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Govt turns to Comesa as tax threat looms in EU

Business Daily (Nairobi) | 27 September 2007

Govt Turns to Comesa As Tax Threat Looms in EU

By Allan Odhiambo

Africa’s largest trade bloc may hold the future for Kenya’s growing exports sector that is facing an uncertain future in traditional markets such as Europe, latest trade data indicates.

Though Europe has for decades been the prime outlet, especially for primary products, statistics show that its importance as a consumer of Kenya’s exports has dipped significantly.

Trade and Industry ministry data shows that since 2000, the volume and value of Kenya’s exports to the Common Market for Eastern and Southern Africa(Comesa) has surpassed that of the EU and is steadily growing.

In 2005, for instance, Kenya’s shipments to Comesa alone accounted for 34.57 per cent of total exports compared to the EU’s 24.9 per cent. This translated into Sh90 billion in earnings from Comesa compared to Sh68.4 billion from the EU.

This decline in trade with Europe is partly attributed to introduction of stringent standardisation measures as well as the climate change debate that has seen the food miles — the notion that airfreighted goods are harmful to the global environment — gain grounds in the consumer market.

Europe’s importance as Kenya’s main trading partners is expected to diminish further should the existing economic partnership agreement that Africa, Caribbean and Pacific nations signed with the European Union expire at the end of this year without replacement with a new pact.

Within the Comesa region, there are indications that exports growth is particularly strong in the Free Trade Area (FTA) where cross-border movement of goods has been harmonised under the common tariff arrangement.

More recently, trade within the FTA received a big boost with the establishment of regional standards for products such as grains to ease the flow of goods across national borders.

Richard Sindiga, the acting chief economist at the Ministry of Trade and Industry reckons that this growth has awakened Kenya to the fact that its future in the export market lies on trade with neigbours. "It is a market that is ours for the taking as long as we remain aggressive in improving the quality of our products," he said.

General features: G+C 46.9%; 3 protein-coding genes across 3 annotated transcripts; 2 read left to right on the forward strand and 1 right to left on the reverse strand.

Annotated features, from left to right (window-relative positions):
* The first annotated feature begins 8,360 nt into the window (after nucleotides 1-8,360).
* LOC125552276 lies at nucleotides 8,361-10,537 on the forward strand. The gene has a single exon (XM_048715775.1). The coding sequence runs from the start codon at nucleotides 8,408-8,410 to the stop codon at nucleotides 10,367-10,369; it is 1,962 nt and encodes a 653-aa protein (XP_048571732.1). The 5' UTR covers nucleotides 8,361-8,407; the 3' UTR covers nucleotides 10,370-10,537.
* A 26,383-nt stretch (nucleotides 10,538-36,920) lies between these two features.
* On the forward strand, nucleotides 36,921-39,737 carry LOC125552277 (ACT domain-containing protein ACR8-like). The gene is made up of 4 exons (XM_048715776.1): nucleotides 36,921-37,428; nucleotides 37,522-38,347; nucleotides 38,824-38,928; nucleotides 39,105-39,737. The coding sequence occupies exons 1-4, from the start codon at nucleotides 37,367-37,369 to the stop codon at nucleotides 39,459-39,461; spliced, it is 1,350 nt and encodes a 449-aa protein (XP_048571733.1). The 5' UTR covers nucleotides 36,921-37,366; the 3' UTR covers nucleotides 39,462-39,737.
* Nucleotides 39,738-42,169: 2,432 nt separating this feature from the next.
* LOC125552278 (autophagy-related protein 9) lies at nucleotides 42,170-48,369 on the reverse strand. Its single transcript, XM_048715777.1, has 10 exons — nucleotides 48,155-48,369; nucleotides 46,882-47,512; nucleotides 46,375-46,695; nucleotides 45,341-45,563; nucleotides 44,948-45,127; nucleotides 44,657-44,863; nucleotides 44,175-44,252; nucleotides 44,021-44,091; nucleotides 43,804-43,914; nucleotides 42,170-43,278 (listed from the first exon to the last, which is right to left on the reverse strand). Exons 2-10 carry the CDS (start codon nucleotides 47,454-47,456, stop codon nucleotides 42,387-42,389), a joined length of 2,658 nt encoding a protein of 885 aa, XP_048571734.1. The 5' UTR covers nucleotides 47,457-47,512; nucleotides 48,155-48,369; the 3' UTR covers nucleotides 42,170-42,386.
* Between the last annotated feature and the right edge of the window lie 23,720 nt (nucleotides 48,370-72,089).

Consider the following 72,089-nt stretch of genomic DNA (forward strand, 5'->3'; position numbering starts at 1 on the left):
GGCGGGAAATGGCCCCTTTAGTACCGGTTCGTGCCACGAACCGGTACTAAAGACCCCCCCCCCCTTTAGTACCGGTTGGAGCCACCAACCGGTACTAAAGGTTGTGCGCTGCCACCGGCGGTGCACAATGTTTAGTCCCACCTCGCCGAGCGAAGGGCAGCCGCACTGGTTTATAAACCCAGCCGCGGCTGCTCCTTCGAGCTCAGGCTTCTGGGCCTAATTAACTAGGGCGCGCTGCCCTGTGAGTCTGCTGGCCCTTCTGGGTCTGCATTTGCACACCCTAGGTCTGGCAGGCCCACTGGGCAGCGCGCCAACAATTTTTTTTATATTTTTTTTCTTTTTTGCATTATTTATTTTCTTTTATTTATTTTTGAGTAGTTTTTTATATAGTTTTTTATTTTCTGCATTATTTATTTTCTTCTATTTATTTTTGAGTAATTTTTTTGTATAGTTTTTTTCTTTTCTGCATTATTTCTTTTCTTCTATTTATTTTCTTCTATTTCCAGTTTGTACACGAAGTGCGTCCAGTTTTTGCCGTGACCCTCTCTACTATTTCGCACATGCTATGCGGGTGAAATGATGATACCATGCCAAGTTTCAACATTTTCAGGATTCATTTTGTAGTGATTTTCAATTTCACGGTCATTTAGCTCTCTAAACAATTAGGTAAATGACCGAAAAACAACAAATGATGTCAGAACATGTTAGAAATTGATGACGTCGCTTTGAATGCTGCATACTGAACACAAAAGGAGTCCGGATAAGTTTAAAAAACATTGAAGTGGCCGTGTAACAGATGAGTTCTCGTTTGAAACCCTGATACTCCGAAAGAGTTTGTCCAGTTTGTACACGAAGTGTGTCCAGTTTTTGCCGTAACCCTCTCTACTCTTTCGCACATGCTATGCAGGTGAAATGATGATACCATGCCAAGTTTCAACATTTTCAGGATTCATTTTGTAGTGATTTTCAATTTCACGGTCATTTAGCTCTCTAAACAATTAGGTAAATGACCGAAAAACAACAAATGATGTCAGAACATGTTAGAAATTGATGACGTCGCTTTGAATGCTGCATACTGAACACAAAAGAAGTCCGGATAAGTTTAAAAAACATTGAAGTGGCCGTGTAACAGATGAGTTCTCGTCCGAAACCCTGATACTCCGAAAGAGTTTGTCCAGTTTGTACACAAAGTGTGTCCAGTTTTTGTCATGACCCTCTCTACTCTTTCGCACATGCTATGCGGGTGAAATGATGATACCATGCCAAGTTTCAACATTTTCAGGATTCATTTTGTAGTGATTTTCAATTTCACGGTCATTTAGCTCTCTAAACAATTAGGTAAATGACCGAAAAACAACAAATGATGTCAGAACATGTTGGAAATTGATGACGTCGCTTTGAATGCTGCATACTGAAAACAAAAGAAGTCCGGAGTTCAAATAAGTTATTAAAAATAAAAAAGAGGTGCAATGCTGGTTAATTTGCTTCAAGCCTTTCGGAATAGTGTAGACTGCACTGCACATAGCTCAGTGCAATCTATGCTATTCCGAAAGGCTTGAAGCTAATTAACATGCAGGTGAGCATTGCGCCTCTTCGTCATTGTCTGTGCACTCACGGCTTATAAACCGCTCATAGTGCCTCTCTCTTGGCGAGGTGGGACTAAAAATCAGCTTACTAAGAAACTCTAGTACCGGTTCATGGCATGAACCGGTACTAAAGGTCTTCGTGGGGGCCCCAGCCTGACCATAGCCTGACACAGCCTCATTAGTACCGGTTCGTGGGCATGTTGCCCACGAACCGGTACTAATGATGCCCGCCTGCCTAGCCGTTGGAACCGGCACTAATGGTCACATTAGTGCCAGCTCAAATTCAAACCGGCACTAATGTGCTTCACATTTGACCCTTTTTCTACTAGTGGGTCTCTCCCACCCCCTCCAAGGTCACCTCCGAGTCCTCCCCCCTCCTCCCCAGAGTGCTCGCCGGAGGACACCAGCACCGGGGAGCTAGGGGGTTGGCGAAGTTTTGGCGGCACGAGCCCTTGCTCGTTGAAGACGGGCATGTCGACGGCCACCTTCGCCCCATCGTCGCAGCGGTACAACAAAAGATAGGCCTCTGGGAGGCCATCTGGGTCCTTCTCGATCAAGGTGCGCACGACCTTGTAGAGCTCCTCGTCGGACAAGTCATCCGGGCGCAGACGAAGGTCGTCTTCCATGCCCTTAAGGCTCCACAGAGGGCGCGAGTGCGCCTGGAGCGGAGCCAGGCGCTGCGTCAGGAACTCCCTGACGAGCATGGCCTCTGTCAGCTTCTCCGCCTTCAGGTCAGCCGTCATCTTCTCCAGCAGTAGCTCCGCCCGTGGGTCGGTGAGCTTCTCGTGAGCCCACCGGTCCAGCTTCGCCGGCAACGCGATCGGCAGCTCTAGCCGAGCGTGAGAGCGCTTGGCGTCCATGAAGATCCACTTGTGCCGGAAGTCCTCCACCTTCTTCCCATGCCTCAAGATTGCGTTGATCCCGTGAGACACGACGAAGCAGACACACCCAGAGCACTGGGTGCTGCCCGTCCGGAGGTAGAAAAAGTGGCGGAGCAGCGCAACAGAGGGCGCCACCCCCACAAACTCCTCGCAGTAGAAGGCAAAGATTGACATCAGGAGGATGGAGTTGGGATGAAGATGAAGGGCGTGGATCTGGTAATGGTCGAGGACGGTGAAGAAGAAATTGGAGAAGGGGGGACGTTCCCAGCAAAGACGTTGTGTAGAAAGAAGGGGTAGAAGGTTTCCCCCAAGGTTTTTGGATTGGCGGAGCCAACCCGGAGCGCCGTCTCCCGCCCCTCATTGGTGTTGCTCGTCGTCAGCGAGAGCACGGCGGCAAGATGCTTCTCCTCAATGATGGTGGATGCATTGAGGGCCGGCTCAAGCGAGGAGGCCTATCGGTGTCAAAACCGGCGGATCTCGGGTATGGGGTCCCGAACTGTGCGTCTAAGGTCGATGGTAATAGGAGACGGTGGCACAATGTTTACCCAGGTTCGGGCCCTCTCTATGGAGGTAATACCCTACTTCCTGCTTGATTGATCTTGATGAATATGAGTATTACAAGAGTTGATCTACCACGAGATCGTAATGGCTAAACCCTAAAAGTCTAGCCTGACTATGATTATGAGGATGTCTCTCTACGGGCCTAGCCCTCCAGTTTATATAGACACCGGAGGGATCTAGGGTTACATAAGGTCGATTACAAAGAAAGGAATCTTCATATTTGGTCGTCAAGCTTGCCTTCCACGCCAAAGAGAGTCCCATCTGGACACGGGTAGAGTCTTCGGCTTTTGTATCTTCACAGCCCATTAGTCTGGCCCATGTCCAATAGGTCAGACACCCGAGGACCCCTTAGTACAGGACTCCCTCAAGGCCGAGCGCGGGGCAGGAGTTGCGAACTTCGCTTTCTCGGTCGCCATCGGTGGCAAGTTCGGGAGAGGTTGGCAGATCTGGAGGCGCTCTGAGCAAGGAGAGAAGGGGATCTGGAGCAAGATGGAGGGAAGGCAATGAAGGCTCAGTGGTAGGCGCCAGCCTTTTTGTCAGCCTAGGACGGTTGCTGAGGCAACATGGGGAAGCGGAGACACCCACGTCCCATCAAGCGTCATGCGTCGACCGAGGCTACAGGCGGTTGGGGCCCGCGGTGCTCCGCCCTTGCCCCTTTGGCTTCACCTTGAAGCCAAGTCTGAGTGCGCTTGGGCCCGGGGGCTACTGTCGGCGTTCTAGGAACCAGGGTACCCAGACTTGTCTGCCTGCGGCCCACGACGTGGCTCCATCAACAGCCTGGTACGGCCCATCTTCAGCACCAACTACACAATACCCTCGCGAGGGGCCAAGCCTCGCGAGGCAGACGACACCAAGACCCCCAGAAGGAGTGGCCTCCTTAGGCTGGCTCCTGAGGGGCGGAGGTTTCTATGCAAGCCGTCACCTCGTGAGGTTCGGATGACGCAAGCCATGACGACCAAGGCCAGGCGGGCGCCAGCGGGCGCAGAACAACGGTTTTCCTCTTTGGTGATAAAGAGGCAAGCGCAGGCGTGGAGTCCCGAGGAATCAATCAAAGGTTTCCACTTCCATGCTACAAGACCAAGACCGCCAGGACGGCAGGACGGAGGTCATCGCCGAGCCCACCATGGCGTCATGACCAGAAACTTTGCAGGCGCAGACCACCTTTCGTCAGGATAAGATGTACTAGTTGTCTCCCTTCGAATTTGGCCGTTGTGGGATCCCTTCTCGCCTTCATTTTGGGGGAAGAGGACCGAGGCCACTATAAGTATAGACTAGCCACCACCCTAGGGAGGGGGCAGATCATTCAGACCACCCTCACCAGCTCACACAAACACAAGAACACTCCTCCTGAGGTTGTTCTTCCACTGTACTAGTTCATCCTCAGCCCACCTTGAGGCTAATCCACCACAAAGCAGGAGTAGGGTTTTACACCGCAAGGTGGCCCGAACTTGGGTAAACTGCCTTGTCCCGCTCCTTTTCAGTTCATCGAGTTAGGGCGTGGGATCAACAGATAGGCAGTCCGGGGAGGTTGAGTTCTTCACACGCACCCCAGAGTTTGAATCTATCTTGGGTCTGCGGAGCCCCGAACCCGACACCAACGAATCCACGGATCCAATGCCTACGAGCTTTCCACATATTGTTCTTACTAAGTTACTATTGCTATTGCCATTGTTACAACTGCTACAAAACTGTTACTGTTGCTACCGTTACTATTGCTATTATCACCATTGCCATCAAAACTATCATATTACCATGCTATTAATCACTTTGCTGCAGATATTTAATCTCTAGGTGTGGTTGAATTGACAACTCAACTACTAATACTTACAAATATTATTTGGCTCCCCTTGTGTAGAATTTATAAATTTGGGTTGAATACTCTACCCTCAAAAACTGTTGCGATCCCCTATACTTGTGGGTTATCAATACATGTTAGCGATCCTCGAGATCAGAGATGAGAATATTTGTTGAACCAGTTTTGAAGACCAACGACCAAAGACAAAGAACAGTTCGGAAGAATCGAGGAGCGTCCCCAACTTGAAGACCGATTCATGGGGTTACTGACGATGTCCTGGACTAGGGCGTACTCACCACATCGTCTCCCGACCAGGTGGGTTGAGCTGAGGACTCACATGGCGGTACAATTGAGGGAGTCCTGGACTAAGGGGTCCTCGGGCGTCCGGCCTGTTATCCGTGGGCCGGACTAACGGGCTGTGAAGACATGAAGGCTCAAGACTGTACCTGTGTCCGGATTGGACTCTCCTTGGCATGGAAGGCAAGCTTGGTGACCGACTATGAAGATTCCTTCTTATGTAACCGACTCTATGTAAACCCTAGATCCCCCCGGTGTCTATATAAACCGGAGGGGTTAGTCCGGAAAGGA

Manufactured and processed products such as petroleum remain Kenya’s key exports to Comesa, a development that analysts say offers the potential of pulling along products from primary sectors such as agriculture through value addition.

According to the Economic Survey 2007, value added industrial supplies exports stood at 66 per cent in 2002, but had increased to 78 per cent in 2006. Value addition for fuel and lubricants exports amounted to 99.9 per cent in 2002 but had declined marginally to 99.8 per cent in 2006.

This impressive growth in value addition of industrial products such as petroleum has improved Kenya’s penetration of the Comesa market catching the attention of planners.

Over the past four decades, growth of Kenya’s exports has been slowed down by continued reliance on primary products that are consumed by mainly in the traditional European market and American markets.

Kenya has developed two distinct market positions in its export markets. To the EU, Asia and other developed countries, Kenya is repositioning itself as a supplier of food and agricultural products, while to Comesa and other African countries, it emerging as an exporter of industrial goods.

The impact of this reliance on the export of primary products is expected to become clearer in December should the country fail to sign new Economic Partnership Agreements (EPA) with the EU.

Primary horticulture products from Kenya currently enter the EU market at zero duty thanks to preferential arrangement with the EU under the Cotonou agreement that expires on December 31 this year.

Should Africa, Carribean and Pacific countries fail to strike a new agreement Kenya’s trade with Europe would revert to a General System of Preference (GSP) in January.

Under the GSP platform, some of the products that Kenya has exporting at zero rate will attract duty ranging between 8.5 per cent and 15.7 per cent.

This is seen to bear the potential of translating into a loss of Sh114 billion in trade and investment from Europe.

Analysts say with value-addition the impact of this loss or diminished access to the Eurpoean market may be reduced by balancing it with exports to the Comesa region.

Though disparities existed in terms of growth in the two key markets, there is need to strive and consolidate the exploitation of potential on either side to maximise on returns.

" We may be looking to markets closer to home because of economies of scale, but you realise other markets abroad are also still critical to segments of the economy such as the horticultural industry.

"We also look up to other emerging markets such as Asia just to build on any advantage that may arise" Steven Smith, the chairman of the Kenya Association of Manufactures (KAM) said.

Trade and Industry Permanent Secretary David Nalo said enhancement of national production through value addition holds the key in consolidating gains in key international markets which have not been fully exploited.

"Ours is to try and maximise on opportunities available on all sides of the doesn’t matter where the chances may arise because our approach is holistic," Trade and Industry permanent secretary David Nalo said.